Catholics have a moral obligation to exercise our right to vote and participate in the political community as service to the common good. (CCC 2240, CCC 2239). Non-Catholic Christians also believe strongly in their co-responsibility to the common good of our society that necessitates exercising our voting privileges.
In preparation for voting, it is important to discern how our vote will correspond to our Christian beliefs. Catholics receive direction from the Congregation of the Doctrine of the Faith, “A well-formed Christian conscience does not permit one to vote for a political program or an individual law that contradicts the fundamental contents of faith and morals.” While average citizens are not often directly voting for programs or individual laws, we are responsible for electing candidates that will respect and follow our Doctrine of Faith.
To help you discern how to cast your vote consistent with Catholic moral teaching, Catholic Answers offers the “Voter’s Guide for Serious Catholics.” This short pamphlet, offered online as well as paper form, walks the reader through the five non-negotiable values present in current politics – abortion, embryonic stem cell research, euthanasia, human cloning, and homosexual “marriage” – and explains why certain other important moral issues are not included in the list of non-negotiable issues. It also offers direction for how to vote, how not to vote, and what to do when there is no morally acceptable candidate.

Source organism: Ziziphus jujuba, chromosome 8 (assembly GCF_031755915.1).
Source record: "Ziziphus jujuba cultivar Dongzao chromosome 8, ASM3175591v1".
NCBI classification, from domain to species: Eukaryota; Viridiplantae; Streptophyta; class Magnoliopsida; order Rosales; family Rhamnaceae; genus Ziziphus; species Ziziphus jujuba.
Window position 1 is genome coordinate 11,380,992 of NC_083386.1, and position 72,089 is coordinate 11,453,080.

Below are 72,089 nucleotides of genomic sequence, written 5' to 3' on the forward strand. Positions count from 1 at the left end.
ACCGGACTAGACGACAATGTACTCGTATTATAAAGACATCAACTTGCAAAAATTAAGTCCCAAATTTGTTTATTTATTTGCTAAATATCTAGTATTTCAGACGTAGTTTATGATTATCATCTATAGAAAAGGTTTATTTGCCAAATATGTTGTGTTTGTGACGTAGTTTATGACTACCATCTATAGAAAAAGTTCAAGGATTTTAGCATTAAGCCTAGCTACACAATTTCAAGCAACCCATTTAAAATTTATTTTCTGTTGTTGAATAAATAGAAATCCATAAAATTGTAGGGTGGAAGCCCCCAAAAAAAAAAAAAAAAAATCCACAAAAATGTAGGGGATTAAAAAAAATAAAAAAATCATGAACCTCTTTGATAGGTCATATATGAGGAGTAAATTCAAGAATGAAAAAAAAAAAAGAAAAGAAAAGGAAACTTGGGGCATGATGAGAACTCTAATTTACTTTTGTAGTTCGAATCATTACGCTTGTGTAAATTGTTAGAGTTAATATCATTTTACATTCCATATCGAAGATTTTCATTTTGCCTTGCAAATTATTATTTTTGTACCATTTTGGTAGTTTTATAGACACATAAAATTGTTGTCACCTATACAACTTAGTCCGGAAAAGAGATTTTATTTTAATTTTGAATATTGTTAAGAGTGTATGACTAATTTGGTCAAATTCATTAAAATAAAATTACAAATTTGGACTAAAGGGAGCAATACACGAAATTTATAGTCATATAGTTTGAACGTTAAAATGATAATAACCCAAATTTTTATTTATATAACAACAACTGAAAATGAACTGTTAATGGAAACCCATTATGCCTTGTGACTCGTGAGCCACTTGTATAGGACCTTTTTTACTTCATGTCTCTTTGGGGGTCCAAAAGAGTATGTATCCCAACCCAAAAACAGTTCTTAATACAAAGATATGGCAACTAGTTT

The most important thing to do before casting your vote this election season is to think through the major issues, search your heart and decide what you believe and support. Pray for God’s guidance in discerning your vote in adherence with your faith. Then, please head to the polls and cast your ballot.
With two weeks until Election Day 2010, polls are open for early voting in more than 30 states. Join me in planning to early vote this week so you don’t have to worry about anything on November 2nd keeping you away from the polls.
Copyright 2010 Lisa Jones